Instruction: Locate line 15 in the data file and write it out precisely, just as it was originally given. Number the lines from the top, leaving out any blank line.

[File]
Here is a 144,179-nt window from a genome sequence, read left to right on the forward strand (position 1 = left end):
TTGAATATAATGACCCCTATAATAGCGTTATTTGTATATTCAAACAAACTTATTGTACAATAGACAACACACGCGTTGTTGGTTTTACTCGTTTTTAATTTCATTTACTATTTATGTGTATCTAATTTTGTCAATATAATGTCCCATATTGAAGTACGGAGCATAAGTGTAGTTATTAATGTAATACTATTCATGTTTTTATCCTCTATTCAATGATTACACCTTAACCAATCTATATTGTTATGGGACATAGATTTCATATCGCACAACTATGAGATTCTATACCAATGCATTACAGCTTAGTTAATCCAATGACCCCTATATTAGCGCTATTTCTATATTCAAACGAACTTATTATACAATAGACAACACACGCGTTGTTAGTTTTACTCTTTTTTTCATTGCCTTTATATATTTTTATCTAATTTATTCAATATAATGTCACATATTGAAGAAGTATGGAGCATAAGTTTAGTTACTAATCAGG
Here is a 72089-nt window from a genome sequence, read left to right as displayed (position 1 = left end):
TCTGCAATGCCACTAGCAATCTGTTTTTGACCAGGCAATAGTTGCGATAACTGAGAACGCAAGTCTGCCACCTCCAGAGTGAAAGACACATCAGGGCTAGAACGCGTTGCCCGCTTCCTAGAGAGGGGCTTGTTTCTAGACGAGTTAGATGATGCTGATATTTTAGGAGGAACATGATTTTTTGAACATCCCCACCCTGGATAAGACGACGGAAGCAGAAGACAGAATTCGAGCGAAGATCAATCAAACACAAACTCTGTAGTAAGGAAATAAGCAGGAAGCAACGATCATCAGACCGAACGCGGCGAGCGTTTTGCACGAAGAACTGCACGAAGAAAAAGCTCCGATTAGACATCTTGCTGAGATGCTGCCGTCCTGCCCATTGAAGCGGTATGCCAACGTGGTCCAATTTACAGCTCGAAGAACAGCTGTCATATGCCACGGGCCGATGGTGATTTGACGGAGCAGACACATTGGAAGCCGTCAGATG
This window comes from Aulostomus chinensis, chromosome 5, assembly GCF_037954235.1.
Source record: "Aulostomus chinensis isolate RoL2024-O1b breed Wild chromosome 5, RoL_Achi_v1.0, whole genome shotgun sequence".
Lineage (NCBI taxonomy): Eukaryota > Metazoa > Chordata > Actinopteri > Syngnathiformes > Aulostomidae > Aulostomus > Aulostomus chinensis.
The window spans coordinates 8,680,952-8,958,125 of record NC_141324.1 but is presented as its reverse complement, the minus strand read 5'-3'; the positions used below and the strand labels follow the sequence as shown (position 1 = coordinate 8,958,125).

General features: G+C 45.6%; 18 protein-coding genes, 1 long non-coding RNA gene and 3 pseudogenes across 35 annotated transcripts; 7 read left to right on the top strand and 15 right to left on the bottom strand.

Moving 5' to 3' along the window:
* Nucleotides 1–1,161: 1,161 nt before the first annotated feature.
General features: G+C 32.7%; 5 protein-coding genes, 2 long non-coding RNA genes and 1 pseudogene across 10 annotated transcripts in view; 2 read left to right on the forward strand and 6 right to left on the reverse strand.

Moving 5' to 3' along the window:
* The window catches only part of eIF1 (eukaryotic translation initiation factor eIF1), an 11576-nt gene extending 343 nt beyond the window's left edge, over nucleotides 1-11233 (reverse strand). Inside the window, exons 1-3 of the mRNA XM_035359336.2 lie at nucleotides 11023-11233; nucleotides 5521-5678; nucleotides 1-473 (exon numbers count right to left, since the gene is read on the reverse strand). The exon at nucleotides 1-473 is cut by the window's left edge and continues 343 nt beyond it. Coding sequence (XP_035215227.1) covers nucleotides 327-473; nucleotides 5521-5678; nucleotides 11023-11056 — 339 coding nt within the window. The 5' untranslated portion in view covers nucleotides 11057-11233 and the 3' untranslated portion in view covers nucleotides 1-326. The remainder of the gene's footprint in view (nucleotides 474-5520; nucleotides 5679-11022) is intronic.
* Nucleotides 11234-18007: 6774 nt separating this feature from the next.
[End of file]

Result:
* Nucleotides 11234-18007: 6774 nt separating this feature from the next.